February 15, 2012 / 1:01 PM / 7 years ago

UPDATE 1-DNO seen as bid target after Kurdish field upgrade

* Tawke field seen some 25 pct bigger than thought

* Yemen working-interest output of 4,000 b/d down due strike

* CEO says takes buyout target speculation as “a compliment” (Adds CEO, Tawke upgrade, Yemen production cut, background, share)

By Walter Gibbs

OSLO, Feb 15 (Reuters) - Norwegian oil company DNO upped the estimated size of its prize Tawke field in Iraqi Kurdistan by about a quarter on Wednesday, increasing its appeal as major oil companies look to build a presence in the Kurdish oil sector.

Seismic data suggested the Tawke field contains 150 to 160 million recoverable barrels of oil beyond DNO’s previous estimate of 636 million, chief executive Helge Eide said of the asset that represents most of his company’s market value.

A drilling team on Tawke’s north flank is trying to confirm the extra oil, he said, and is “just approaching the target zone”.

“If it turns out (as indicated), my shareholders and I will be very happy,” Eide told Reuters after presenting a fourth-quarter 2011 net profit of 203 million Norwegian crowns ($35 million), in line with preliminary figures given last week.

The upgrade came after several analysts jacked up share-price targets for DNO, calling the firm a buyout target in the wake of Exxon Mobil’s reported purchase of six Kurdish exploration blocks.

DNO shares jumped 3.5 percent after Wednesday’s results before reversing to trade down 2.5 percent at 10.14 crowns after the company said it had to halt its modest production in Yemen earlier this week due to a strike of state oil employees.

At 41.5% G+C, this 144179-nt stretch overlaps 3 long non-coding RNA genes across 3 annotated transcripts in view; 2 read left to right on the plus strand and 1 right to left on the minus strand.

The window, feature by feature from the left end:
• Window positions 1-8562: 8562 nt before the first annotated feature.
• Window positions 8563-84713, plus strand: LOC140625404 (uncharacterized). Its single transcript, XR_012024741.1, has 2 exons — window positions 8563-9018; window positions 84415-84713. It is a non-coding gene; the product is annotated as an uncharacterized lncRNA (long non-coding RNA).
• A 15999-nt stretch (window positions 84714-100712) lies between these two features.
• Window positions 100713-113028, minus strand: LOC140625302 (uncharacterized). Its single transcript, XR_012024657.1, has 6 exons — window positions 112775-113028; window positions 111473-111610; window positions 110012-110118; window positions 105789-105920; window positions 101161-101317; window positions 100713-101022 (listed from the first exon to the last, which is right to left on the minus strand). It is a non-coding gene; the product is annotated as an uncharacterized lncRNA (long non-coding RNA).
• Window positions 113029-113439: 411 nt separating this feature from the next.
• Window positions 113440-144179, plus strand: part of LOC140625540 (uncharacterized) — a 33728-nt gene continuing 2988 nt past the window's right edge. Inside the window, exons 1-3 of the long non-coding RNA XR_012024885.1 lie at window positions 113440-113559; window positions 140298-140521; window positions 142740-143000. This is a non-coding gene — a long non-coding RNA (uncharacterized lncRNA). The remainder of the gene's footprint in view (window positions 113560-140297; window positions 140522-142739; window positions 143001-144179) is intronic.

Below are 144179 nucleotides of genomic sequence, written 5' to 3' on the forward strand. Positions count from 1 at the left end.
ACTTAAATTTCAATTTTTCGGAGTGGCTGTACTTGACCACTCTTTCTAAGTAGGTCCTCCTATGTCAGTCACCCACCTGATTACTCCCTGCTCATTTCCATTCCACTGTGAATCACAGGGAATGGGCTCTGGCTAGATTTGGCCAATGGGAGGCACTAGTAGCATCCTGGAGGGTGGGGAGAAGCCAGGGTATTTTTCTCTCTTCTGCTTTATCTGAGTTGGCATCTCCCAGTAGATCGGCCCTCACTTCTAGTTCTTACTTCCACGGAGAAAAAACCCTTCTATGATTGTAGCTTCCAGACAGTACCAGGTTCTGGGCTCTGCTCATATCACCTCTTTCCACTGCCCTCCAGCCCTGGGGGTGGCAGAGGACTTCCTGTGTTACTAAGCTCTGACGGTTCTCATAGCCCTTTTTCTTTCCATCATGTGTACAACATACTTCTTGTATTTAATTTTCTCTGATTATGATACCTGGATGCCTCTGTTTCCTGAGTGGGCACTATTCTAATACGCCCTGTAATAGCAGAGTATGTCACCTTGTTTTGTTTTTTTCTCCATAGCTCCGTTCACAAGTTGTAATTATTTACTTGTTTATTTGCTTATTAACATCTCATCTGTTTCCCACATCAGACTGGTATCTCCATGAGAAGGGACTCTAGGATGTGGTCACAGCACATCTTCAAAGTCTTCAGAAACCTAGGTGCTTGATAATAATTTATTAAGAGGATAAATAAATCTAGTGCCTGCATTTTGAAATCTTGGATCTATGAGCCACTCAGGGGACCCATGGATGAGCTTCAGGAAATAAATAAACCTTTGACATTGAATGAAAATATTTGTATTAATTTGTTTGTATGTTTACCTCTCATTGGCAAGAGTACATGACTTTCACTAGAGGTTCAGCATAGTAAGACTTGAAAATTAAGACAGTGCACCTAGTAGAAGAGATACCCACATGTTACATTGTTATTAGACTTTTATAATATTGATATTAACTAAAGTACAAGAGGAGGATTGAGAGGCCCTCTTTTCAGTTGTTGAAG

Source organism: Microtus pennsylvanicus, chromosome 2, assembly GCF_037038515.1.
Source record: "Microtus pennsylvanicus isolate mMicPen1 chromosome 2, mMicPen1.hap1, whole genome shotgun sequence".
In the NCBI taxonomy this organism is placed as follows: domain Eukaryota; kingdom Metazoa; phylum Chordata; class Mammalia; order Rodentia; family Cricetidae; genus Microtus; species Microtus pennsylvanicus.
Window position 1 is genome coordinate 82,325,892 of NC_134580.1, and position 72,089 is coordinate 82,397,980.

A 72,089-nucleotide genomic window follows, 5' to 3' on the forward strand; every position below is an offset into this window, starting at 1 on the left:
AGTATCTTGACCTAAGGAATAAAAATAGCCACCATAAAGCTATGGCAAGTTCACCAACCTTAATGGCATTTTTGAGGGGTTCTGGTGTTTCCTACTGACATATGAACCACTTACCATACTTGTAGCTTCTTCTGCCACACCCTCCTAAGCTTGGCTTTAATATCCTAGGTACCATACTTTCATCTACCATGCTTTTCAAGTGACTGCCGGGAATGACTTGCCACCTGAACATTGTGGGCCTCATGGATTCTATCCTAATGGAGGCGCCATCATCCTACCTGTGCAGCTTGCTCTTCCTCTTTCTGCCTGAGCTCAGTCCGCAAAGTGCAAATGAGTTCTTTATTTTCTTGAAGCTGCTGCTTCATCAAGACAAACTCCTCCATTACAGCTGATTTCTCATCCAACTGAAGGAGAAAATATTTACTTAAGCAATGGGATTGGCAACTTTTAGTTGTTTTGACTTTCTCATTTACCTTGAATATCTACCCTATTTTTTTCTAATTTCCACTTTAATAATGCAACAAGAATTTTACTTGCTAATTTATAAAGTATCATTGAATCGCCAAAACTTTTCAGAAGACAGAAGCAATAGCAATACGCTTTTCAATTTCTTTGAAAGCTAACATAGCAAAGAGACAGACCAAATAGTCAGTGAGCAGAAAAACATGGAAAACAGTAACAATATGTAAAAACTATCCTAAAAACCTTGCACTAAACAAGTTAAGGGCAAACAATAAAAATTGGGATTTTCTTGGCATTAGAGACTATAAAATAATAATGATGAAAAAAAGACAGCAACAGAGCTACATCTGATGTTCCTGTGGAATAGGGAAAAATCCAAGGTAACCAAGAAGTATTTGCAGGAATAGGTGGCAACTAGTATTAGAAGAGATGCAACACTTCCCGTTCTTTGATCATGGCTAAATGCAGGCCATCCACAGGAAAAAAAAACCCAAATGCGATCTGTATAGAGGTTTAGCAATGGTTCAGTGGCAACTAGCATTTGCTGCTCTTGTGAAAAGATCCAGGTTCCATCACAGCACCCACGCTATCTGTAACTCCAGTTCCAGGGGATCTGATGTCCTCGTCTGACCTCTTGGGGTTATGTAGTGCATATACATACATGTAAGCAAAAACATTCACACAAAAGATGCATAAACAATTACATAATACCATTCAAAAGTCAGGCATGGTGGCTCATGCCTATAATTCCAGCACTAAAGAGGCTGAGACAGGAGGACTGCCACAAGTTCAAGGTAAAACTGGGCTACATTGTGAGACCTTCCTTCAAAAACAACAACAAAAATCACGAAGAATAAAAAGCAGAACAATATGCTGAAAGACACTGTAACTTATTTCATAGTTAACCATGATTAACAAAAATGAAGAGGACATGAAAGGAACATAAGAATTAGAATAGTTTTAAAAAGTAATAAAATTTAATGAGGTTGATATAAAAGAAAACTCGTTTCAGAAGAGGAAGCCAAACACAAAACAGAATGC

“In the worst case you have lost perhaps 4,000 barrels of production (on a working-interest basis) for a short period of time, so I think the drop is an overreaction,” said Swedbank First Securities analyst Teodor Sveen Nilsen.

Arctic Securities analyst Trond Omdal, who has a 16-crown price target for DNO, told Reuters he thought the company’s Iraqi Kurdish field would eventually top 1 billion barrels and added: “It could be up to 2 billion.”

DNO said the new barrels would come from a previously unexplored flank now seen containing 500 million barrels of “oil in place”, most of it unrecoverable.

Iraq’s central government called the Exxon deal illegal, insisting Kurdish authorities have no contracting authority and threatening to eject Exxon from its West Qurna-1 oilfield in the south of the country.

Omdal said it was likely the start of an oil rush to Iraq’s northern region.

“Exxon’s move into Kurdistan is likely to be followed by other majors - some of them through acquisitions - with DNO a prime target,” he wrote in a research note.

Total said last week it too was considering investments in Kurdistan because service contracts on offer in southern Iraq were less attractive.

“We have seen a lot of analysts suggesting that we are a target,” DNO’s Eide said. “I think that is a compliment.”

He declined to say how soon, or even if, he thought Iraq’s central and regional governments would thrash out an oil law validating DNO’s Kurdish export contracts, which Baghdad has refused to recognize.

For now the company sells much of its Kurdish oil to local buyers at a discount. Still, fourth-quarter revenues included a “cash advance” of 353 million crowns received as part of an erratic interim payment system for exports.

DNO repeated its goal of boosting production capacity at Tawke from the current 70,000 barrels per day to 100,000 by the end of 2012 and later to 200,000 barrels a day. ($1 = 5.7343 Norwegian crowns) (Editing by Mark Potter)

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